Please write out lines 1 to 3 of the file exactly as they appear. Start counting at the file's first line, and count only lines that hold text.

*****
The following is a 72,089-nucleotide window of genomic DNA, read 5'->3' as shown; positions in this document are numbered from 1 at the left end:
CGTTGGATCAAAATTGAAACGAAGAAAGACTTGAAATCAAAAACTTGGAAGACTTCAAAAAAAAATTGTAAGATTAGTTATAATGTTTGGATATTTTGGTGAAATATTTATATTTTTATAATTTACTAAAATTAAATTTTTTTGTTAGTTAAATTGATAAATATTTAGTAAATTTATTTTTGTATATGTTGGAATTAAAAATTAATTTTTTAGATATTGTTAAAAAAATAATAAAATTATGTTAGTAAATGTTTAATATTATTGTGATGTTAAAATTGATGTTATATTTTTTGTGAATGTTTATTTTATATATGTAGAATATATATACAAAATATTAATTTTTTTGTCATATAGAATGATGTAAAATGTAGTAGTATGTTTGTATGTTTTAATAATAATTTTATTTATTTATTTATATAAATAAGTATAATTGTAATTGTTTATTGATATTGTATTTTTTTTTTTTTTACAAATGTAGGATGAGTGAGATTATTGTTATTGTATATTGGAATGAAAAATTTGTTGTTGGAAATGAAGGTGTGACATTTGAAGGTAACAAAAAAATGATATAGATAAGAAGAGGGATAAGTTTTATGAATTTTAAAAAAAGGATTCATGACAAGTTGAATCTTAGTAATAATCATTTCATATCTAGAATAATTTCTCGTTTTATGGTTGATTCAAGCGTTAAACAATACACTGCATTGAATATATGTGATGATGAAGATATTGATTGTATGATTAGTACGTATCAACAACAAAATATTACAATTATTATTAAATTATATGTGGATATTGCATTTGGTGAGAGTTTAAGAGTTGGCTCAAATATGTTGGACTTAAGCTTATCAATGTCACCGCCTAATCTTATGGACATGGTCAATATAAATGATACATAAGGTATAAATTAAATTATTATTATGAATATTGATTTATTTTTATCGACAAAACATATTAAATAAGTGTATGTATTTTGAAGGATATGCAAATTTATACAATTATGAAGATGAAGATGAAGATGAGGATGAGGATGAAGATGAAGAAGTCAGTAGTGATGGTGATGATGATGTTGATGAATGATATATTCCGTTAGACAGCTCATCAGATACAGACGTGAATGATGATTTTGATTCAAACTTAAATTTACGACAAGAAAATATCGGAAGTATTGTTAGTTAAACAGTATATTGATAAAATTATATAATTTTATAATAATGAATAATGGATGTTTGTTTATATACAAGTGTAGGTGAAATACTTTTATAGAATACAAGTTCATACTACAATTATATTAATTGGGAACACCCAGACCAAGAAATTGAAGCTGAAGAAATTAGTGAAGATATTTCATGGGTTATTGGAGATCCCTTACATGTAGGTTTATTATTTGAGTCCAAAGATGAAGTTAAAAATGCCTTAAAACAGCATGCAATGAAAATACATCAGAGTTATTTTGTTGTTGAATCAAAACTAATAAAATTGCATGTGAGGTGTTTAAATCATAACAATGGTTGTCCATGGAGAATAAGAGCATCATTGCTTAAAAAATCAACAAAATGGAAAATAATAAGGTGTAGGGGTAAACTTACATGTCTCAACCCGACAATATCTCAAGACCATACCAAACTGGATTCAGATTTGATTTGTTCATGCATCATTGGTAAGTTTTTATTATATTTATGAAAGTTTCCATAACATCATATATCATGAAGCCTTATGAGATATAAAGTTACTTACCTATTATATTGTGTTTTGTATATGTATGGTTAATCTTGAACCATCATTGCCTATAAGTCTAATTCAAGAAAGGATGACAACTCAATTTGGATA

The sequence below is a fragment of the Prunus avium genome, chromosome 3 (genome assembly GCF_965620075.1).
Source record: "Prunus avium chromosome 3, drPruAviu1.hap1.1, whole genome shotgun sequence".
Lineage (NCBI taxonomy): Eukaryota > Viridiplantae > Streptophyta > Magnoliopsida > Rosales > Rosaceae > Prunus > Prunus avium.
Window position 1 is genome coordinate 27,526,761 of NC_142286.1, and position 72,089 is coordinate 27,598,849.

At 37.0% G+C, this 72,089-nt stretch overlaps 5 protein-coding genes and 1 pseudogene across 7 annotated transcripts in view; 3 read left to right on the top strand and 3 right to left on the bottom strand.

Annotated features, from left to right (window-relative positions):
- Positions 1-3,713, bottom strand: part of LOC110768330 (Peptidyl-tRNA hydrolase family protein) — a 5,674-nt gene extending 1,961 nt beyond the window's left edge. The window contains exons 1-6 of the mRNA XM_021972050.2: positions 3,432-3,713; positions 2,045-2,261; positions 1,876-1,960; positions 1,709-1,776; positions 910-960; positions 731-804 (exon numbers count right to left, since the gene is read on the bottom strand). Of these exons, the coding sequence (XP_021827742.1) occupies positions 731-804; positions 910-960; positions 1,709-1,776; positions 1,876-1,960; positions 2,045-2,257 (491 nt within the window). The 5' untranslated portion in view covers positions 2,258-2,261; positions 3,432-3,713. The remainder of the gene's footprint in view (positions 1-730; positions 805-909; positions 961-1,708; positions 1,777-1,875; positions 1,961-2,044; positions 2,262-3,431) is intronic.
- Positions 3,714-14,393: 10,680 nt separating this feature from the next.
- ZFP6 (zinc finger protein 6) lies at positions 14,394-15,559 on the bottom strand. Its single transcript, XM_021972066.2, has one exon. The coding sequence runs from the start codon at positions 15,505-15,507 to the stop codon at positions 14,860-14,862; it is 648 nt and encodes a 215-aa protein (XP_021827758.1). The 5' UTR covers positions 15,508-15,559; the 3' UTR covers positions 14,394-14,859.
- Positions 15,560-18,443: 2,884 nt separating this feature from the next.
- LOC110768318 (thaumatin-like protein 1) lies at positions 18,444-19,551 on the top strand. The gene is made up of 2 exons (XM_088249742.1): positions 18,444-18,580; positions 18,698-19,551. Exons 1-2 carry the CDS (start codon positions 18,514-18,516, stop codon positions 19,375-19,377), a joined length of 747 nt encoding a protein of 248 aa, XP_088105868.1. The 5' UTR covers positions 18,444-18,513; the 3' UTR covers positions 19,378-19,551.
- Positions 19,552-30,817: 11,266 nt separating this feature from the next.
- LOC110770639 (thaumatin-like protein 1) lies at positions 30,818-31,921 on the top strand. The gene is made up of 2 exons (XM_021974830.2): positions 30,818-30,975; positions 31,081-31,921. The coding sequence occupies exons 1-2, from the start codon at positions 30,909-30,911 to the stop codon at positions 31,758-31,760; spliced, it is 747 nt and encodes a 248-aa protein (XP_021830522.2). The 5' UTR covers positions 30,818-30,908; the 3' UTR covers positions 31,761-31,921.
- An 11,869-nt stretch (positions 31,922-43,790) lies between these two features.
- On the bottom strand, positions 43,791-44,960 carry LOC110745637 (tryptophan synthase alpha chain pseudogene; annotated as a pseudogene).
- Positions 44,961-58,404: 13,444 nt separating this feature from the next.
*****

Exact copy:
The following is a 72,089-nucleotide window of genomic DNA, read 5'->3' as shown; positions in this document are numbered from 1 at the left end:
CGTTGGATCAAAATTGAAACGAAGAAAGACTTGAAATCAAAAACTTGGAAGACTTCAAAAAAAAATTGTAAGATTAGTTATAATGTTTGGATATTTTGGTGAAATATTTATATTTTTATAATTTACTAAAATTAAATTTTTTTGTTAGTTAAATTGATAAATATTTAGTAAATTTATTTTTGTATATGTTGGAATTAAAAATTAATTTTTTAGATATTGTTAAAAAAATAATAAAATTATGTTAGTAAATGTTTAATATTATTGTGATGTTAAAATTGATGTTATATTTTTTGTGAATGTTTATTTTATATATGTAGAATATATATACAAAATATTAATTTTTTTGTCATATAGAATGATGTAAAATGTAGTAGTATGTTTGTATGTTTTAATAATAATTTTATTTATTTATTTATATAAATAAGTATAATTGTAATTGTTTATTGATATTGTATTTTTTTTTTTTTTACAAATGTAGGATGAGTGAGATTATTGTTATTGTATATTGGAATGAAAAATTTGTTGTTGGAAATGAAGGTGTGACATTTGAAGGTAACAAAAAAATGATATAGATAAGAAGAGGGATAAGTTTTATGAATTTTAAAAAAAGGATTCATGACAAGTTGAATCTTAGTAATAATCATTTCATATCTAGAATAATTTCTCGTTTTATGGTTGATTCAAGCGTTAAACAATACACTGCATTGAATATATGTGATGATGAAGATATTGATTGTATGATTAGTACGTATCAACAACAAAATATTACAATTATTATTAAATTATATGTGGATATTGCATTTGGTGAGAGTTTAAGAGTTGGCTCAAATATGTTGGACTTAAGCTTATCAATGTCACCGCCTAATCTTATGGACATGGTCAATATAAATGATACATAAGGTATAAATTAAATTATTATTATGAATATTGATTTATTTTTATCGACAAAACATATTAAATAAGTGTATGTATTTTGAAGGATATGCAAATTTATACAATTATGAAGATGAAGATGAAGATGAGGATGAGGATGAAGATGAAGAAGTCAGTAGTGATGGTGATGATGATGTTGATGAATGATATATTCCGTTAGACAGCTCATCAGATACAGACGTGAATGATGATTTTGATTCAAACTTAAATTTACGACAAGAAAATATCGGAAGTATTGTTAGTTAAACAGTATATTGATAAAATTATATAATTTTATAATAATGAATAATGGATGTTTGTTTATATACAAGTGTAGGTGAAATACTTTTATAGAATACAAGTTCATACTACAATTATATTAATTGGGAACACCCAGACCAAGAAATTGAAGCTGAAGAAATTAGTGAAGATATTTCATGGGTTATTGGAGATCCCTTACATGTAGGTTTATTATTTGAGTCCAAAGATGAAGTTAAAAATGCCTTAAAACAGCATGCAATGAAAATACATCAGAGTTATTTTGTTGTTGAATCAAAACTAATAAAATTGCATGTGAGGTGTTTAAATCATAACAATGGTTGTCCATGGAGAATAAGAGCATCATTGCTTAAAAAATCAACAAAATGGAAAATAATAAGGTGTAGGGGTAAACTTACATGTCTCAACCCGACAATATCTCAAGACCATACCAAACTGGATTCAGATTTGATTTGTTCATGCATCATTGGTAAGTTTTTATTATATTTATGAAAGTTTCCATAACATCATATATCATGAAGCCTTATGAGATATAAAGTTACTTACCTATTATATTGTGTTTTGTATATGTATGGTTAATCTTGAACCATCATTGCCTATAAGTCTAATTCAAGAAAGGATGACAACTCAATTTGGATA

The sequence below is a fragment of the Prunus avium genome, chromosome 3 (genome assembly GCF_965620075.1).